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A walk through the history of cryptology
Cryptology, from the Greek κρνπτoς (secret) and λoγια (science) is the study of means to protect information (to use only broad terms). It is the union of cryptography (the creative, constructive part) and cryptanalysis (the assessment, attack counter-part). The first example of cryptography in history is the Caesar cipher, used by Emperor Julius Caesar during his conquests, more than two thousands years ago. The cryptanalytic technique that breaks this cipher is called frequency analysis and dates back from the 9th Century with Al-Kindi’s work. Since these times, cryptologic work has been a cat-and-mouse game where cryptographers build more and more clever ways to protect information that cryptanalysts aim at breaking.
The overall protection objective is usually partitioned into three sub-objectives whose acronym C.I.A. is easy to remember. C stands for confidentiality: we do not want an eavesdropper to get the content of a protected exchange, I for integrity: the communication should not be altered by errors or attacks, and A for availability, legitimate entities should be able to access the information. In cryptology we call primitives the elementary building blocks that together form a complete protection solution. We refer here loosely about entities or eavesdropper, we shall in this work use the term user(s) when talking about the legitimate participants and attacker for the malicious, adverse party whose aim is to break the protection to some extent. From an application viewpoint, we wish to limit the extra costs induced by the cryptographic protection to the minimum. As we shall see in this work, this is not always a trivial objective.
From paper-and-pencil to quantum… and post-quantum!
Let us now quickly review the last two thousands years of outstanding advances in cryptology.
The paper-and-pencil area spans from Caesar cipher to the German AFDX cipher of the First WorldWar. Depending on the technique, we speak about code or cipher. The former is about replacing meaningful word by others that only the legitimate recipient can understand, while the latter is about modifying the message content into something scrambled using substitution or mixing. A famous example of a code is Verlaine’s poem Les sanglots longs des violons de l’automne that was broadcast by the BBC to French resistant forces during the Second World War. When the next verse was added Blessent mon coeur d’une langleur monotone, the message yields: « This is D-Day! ». The Caesar cipher is an example of substitution, each letter is replaced by the one three position after in the alphabet: A becomes D, B becomes E and so on. So « This is D-Day » would be ciphered as WKLV LV G-GDB. Another example of cipher, using mixing only, say swap two consecutive letters in the message, would change our message into « HTSI SI D-DYA ».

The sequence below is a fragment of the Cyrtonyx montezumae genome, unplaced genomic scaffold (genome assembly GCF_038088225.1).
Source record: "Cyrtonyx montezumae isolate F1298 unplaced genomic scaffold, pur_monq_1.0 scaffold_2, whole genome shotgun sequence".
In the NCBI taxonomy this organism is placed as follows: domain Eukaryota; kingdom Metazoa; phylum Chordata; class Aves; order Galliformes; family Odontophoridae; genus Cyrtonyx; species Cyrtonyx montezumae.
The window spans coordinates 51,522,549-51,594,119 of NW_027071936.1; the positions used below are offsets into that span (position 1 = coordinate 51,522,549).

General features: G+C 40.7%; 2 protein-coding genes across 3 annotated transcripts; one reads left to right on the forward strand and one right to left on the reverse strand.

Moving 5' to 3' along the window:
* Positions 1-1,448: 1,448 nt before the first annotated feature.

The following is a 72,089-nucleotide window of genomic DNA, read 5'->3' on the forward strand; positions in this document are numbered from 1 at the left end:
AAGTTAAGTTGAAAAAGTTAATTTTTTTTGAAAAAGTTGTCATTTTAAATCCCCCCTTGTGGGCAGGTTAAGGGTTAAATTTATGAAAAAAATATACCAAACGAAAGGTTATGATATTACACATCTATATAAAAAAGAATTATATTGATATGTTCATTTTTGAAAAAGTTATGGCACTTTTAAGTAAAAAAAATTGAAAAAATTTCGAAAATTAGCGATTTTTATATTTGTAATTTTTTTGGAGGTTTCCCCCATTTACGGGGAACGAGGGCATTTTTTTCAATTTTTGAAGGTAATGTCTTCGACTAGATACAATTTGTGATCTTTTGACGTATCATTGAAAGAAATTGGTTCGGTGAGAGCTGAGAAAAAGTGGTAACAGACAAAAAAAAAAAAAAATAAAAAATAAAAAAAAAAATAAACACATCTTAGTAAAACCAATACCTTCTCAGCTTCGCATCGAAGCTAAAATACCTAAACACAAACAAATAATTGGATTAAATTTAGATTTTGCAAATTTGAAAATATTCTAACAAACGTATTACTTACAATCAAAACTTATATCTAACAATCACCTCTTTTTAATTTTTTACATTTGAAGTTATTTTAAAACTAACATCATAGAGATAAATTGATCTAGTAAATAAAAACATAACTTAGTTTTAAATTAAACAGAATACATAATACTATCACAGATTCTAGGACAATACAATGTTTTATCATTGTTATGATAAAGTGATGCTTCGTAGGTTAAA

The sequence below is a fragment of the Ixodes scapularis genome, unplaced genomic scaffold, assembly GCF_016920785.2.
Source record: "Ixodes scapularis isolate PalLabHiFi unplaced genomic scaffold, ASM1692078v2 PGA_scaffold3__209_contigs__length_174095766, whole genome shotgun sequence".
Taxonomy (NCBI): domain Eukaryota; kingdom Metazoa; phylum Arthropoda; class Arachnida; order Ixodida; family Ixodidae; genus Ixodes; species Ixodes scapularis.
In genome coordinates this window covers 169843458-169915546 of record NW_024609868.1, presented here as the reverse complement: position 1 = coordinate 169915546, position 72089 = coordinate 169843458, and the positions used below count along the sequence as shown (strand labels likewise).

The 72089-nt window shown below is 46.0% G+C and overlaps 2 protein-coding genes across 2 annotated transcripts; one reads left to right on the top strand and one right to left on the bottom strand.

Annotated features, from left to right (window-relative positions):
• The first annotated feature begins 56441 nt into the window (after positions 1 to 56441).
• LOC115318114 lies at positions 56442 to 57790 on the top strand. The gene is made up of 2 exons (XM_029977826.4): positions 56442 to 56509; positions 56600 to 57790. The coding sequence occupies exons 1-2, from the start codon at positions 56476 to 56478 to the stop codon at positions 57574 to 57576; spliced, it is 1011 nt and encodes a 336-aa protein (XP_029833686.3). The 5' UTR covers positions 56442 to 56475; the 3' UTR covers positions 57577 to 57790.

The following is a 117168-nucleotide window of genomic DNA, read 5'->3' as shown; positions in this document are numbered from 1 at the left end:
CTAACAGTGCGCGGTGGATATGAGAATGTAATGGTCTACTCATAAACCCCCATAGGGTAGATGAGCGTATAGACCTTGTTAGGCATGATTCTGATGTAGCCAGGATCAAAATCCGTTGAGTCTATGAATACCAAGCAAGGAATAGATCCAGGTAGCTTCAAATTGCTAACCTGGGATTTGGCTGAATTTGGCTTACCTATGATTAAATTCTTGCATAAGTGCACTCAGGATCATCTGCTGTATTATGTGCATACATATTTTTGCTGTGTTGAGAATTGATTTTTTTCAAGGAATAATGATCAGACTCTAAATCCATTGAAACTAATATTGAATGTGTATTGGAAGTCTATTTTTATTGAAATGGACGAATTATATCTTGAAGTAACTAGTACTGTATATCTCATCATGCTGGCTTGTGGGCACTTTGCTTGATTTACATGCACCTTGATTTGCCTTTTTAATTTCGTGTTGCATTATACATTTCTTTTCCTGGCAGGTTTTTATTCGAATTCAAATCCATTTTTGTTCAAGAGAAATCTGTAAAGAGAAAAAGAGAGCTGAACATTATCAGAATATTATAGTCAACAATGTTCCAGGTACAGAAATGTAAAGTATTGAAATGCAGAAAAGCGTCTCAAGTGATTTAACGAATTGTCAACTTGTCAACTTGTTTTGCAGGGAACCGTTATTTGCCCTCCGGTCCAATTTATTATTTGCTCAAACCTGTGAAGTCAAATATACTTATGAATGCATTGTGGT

Of course none of these toy techniques are secure by today’s standards, yet they have been state-of-the-art in their times. The Caesar cipher is called a mono-alphabetical substitution because encryption is about taking a letter replacement from one unique alphabet (the regular alphabet shifted by three in our example above). Another famous cipher of that kind is called Polybe Square which is about putting all the letters into a square and replacing them by the pair (row number, column number). These techniques were only broken by Al-Kindi’s work on frequency analysis in the 9th Century when he realised that the most frequent letter in the original text remains the most frequent letter (or number) in the ciphertext. Thus, if you know the original text language you can easily decrypt the message. After mono-alphabetical substitution, Vigenère introduced the poly-alphabetical cipher: the Vigenère cipher. This time, the letters of the message are not shifted by the same number of positions, but by a changing number of positions. For example the first would be shifted by eight positions, the second by twelve positions, the third by five, and the next by eight again and you loop like this for the whole message. This way, two identical letters in the ciphertext are not necessary the same in the cleartext. Analysing frequencies becomes more difficult. Now the attacker shall consider statistics on one every n letters in the ciphertext. Indeed in our example, every third letter is shifted by the same number of positions (eight, twelve or five). The first challenge is to find the number of shifts (i.e. the length of the key) before doing frequency analysis. The extreme version of this poly-alphabetical cipher, when each letter is shifted by an unpredictable number of positions (no loops and randomness), is called Vernam Cipher and is the only perfectly secure cipher ever to be built. Indeed this is perfectly secure as demonstrated by Shannon in his seminal work on information theory. The drawback of this cipher is that the key (the shifts to apply) is as long as the message, doubling the cost or time of the communications.